# Playing by the Rules

This post has been motivated by a discussion that’s surfaced on Twitter in recent days of which this is a taste:

Is it wrong to have a game that doesn’t abide by the standard order of operations? Is it likely to teach children misconceptions that will need to be unpicked in maths class?

## Why we have rules and conventions…

Consider the game of chess. If two people decide to play a game of chess, they both know exactly where they stand: white begins, the possible moves are clearly defined, turns alternate, the objective is clear – there really is no room for disagreement. But there are alternatives that can be played: suicide chess where you try to lose your pieces as quickly as possible (I prefer that to chess as I have a short attention span); or any of the many variants such as those listed on Wikipedia.

To me mathematics is in many ways like a board game. We have the pieces (usually set up in terms of definitions) and we have moves (the logic of deduction, theorems and the use of operators and functions etc). We need to agree on a system that is consistent within itself (as far as possible – I don’t want to get into set-based paradoxes or Gödel’s theorems).

In A level Maths and Further Maths, we teach the dot and cross product for vectors. Why do we have two different ways to multiply vectors? Why are they calculated in the way they do? Why don’t we just multiply component-wise? My usual explanation is that it is down to mathematicians to define multiplication and to do so in a way that has longevity/purpose. There is an essence of natural selection in the history of maths: some ideas just don’t have enough in them to last more than a cursory exploration. I’m curious to look back into the history of matrices sometime and see how that multiplication process developed.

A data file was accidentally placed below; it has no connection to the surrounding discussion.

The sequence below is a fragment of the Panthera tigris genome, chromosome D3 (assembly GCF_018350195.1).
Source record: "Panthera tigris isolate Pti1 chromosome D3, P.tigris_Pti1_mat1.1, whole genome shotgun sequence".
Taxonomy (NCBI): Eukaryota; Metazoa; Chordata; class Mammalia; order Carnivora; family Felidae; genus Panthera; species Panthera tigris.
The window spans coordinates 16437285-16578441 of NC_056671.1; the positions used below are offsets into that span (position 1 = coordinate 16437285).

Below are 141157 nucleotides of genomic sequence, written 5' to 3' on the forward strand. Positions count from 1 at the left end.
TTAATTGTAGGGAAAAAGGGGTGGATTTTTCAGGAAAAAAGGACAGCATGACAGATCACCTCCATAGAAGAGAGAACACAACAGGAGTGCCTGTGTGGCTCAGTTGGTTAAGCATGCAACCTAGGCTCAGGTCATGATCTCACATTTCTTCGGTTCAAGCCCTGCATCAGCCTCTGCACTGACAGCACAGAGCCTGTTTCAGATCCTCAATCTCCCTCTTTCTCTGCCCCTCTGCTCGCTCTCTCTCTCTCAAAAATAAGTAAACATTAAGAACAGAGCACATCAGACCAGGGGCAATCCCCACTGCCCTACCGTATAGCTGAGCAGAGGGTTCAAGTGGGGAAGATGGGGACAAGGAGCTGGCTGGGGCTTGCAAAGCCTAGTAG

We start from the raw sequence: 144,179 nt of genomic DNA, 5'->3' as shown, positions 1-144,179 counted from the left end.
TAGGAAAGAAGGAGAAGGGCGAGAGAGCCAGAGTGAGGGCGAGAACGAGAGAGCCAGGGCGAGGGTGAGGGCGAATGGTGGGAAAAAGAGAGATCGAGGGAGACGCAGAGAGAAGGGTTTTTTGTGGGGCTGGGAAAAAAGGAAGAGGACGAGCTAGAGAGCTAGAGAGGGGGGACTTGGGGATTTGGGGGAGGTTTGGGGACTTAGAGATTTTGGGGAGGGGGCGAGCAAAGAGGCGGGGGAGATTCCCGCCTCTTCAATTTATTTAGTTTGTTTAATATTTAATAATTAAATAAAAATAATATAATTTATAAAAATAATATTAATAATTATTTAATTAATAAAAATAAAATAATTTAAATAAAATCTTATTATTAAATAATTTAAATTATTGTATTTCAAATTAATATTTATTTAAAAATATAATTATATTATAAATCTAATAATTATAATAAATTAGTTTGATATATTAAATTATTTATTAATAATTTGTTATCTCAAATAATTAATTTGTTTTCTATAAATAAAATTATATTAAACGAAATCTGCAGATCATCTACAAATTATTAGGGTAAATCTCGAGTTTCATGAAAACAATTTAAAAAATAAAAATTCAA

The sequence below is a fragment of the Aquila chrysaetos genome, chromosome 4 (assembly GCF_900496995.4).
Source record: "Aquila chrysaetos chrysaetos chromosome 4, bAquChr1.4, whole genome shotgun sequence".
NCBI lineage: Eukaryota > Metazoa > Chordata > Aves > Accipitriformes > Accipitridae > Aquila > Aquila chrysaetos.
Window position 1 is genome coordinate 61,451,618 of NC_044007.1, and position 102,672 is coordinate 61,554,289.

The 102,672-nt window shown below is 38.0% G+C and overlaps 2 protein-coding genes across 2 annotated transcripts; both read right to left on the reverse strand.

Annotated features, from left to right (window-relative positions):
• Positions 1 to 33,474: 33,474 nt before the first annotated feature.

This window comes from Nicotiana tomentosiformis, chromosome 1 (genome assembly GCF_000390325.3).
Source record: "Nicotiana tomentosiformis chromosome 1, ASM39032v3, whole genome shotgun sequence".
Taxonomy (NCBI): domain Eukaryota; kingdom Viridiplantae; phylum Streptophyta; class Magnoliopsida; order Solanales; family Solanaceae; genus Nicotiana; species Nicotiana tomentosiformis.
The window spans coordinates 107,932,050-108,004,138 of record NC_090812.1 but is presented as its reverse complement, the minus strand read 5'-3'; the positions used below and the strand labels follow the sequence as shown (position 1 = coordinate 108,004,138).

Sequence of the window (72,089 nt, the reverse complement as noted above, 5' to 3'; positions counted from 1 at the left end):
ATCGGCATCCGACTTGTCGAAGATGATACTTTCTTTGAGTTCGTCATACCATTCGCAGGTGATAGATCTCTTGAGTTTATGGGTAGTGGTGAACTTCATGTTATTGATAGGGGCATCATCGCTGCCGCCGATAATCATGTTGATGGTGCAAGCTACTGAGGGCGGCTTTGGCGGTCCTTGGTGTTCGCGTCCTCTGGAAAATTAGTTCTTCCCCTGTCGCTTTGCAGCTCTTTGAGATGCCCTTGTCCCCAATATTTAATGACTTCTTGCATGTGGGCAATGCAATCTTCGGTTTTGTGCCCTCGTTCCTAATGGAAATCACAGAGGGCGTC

## Order of Operations

You might disagree, but I believe the order of operations (BIDMAS, PEMDAS, PIMDAS, and many other variations) exists so that around the globe we all interpret expressions in a consistent manner. Parentheses (and brackets and braces) are a useful marker for prioritising the evaluation of different parts of an expression. But why didn’t we all agree to “left-to-right” evaluation instead? That could still be consistent around the world if we wanted it to be. Simple four-function calculators still work that way (and, in fact, we do use that when an expression is simply say a mix of addition and subtraction). Or why not reverse Polish notation which handles operations in a manner that programmers would call a stack?

Let’s compare them by finding the perimeter of this rectangle:

• Standard Order of Operations: $2\times(3+7)$
• Left-to-right evaluation: $3+7\times 2$
• Reverse Polish: $3\,\,7\,+\,2\,\times$

## Survival of the Fittest

I think it’s clear why RPN didn’t survive in the mainstream: although it’s easiest for a computer program to evaluate, it places a huge demand on the user to enter the input correctly. (As a distraction, there’s a cute discussion on Stackexchange about how to handle the quadratic formula in RPN!)

I think the reason the ‘standard order’ generally wins out over left-to-right evaluation is the flexibility it allows, without introducing ambiguity. Following the standard order, commutativity of operations can be used fully:

$2\times(3+7) = 2\times(7+3) = (7+3)\times 2 = (3+7)\times 2$

whereas in left-to-right evaluation, only these two would evaluate the perimeter correctly:

$3+7\times 2 = 7+3\times 2$

and once parentheses are introduced to LTR evaluation, it just feels like a restricted version of the standard order.

## Right or Wrong?

No, just different. Of course, however, young children could receive mixed messages. Are these best handled by only exposing them to the standard order of operations, or  is it better to open up the discussion a little and see why we have the standard order?

I’ll leave all the die-hard BIDMAS fans with this ‘brain training’ from the Daily Mail:

“Multiply by itself twice”… is that $x\times x \times x$ or $(x^2)^2$? 🙂